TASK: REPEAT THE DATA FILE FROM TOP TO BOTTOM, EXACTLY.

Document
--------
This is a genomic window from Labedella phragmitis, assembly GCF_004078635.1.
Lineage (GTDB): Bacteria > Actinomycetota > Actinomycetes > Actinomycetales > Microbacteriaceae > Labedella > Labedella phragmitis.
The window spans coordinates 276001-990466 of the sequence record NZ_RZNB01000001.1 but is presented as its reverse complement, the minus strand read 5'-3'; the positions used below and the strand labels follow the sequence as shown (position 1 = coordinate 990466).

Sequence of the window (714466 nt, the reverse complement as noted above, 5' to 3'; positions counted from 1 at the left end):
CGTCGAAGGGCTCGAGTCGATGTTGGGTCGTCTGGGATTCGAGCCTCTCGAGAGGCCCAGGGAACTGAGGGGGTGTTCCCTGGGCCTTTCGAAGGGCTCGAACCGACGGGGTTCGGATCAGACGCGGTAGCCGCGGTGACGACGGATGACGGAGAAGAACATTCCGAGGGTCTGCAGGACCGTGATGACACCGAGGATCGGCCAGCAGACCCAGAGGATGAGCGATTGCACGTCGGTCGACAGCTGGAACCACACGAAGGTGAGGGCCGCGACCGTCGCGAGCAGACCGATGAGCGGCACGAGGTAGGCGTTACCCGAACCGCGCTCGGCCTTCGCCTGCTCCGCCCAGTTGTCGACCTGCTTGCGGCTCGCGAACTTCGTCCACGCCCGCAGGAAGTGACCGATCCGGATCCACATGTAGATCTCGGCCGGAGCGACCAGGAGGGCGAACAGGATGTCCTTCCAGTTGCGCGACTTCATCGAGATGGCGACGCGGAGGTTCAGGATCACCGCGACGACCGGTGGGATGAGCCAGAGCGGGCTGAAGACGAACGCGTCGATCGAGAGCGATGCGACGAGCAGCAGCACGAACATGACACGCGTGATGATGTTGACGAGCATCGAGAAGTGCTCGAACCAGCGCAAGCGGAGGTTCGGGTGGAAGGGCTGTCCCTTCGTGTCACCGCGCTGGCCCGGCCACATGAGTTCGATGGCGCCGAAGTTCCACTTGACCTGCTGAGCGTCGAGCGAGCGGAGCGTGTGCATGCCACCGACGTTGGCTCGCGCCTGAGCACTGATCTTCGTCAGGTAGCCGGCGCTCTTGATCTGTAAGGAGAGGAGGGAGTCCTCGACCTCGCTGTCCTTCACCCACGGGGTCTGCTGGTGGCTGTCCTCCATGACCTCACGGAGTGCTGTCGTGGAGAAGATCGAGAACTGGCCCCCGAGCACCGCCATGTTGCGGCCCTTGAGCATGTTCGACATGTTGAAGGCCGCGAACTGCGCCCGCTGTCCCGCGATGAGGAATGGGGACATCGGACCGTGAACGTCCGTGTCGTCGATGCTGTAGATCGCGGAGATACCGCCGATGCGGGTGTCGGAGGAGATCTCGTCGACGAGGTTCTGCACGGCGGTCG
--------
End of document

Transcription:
This is a genomic window from Labedella phragmitis, assembly GCF_004078635.1.
Lineage (GTDB): Bacteria > Actinomycetota > Actinomycetes > Actinomycetales > Microbacteriaceae > Labedella > Labedella phragmitis.
The window spans coordinates 276001-990466 of the sequence record NZ_RZNB01000001.1 but is presented as its reverse complement, the minus strand read 5'-3'; the positions used below and the strand labels follow the sequence as shown (position 1 = coordinate 990466).

Sequence of the window (714466 nt, the reverse complement as noted above, 5' to 3'; positions counted from 1 at the left end):
CGTCGAAGGGCTCGAGTCGATGTTGGGTCGTCTGGGATTCGAGCCTCTCGAGAGGCCCAGGGAACTGAGGGGGTGTTCCCTGGGCCTTTCGAAGGGCTCGAACCGACGGGGTTCGGATCAGACGCGGTAGCCGCGGTGACGACGGATGACGGAGAAGAACATTCCGAGGGTCTGCAGGACCGTGATGACACCGAGGATCGGCCAGCAGACCCAGAGGATGAGCGATTGCACGTCGGTCGACAGCTGGAACCACACGAAGGTGAGGGCCGCGACCGTCGCGAGCAGACCGATGAGCGGCACGAGGTAGGCGTTACCCGAACCGCGCTCGGCCTTCGCCTGCTCCGCCCAGTTGTCGACCTGCTTGCGGCTCGCGAACTTCGTCCACGCCCGCAGGAAGTGACCGATCCGGATCCACATGTAGATCTCGGCCGGAGCGACCAGGAGGGCGAACAGGATGTCCTTCCAGTTGCGCGACTTCATCGAGATGGCGACGCGGAGGTTCAGGATCACCGCGACGACCGGTGGGATGAGCCAGAGCGGGCTGAAGACGAACGCGTCGATCGAGAGCGATGCGACGAGCAGCAGCACGAACATGACACGCGTGATGATGTTGACGAGCATCGAGAAGTGCTCGAACCAGCGCAAGCGGAGGTTCGGGTGGAAGGGCTGTCCCTTCGTGTCACCGCGCTGGCCCGGCCACATGAGTTCGATGGCGCCGAAGTTCCACTTGACCTGCTGAGCGTCGAGCGAGCGGAGCGTGTGCATGCCACCGACGTTGGCTCGCGCCTGAGCACTGATCTTCGTCAGGTAGCCGGCGCTCTTGATCTGTAAGGAGAGGAGGGAGTCCTCGACCTCGCTGTCCTTCACCCACGGGGTCTGCTGGTGGCTGTCCTCCATGACCTCACGGAGTGCTGTCGTGGAGAAGATCGAGAACTGGCCCCCGAGCACCGCCATGTTGCGGCCCTTGAGCATGTTCGACATGTTGAAGGCCGCGAACTGCGCCCGCTGTCCCGCGATGAGGAATGGGGACATCGGACCGTGAACGTCCGTGTCGTCGATGCTGTAGATCGCGGAGATACCGCCGATGCGGGTGTCGGAGGAGATCTCGTCGACGAGGTTCTGCACGGCGGTCG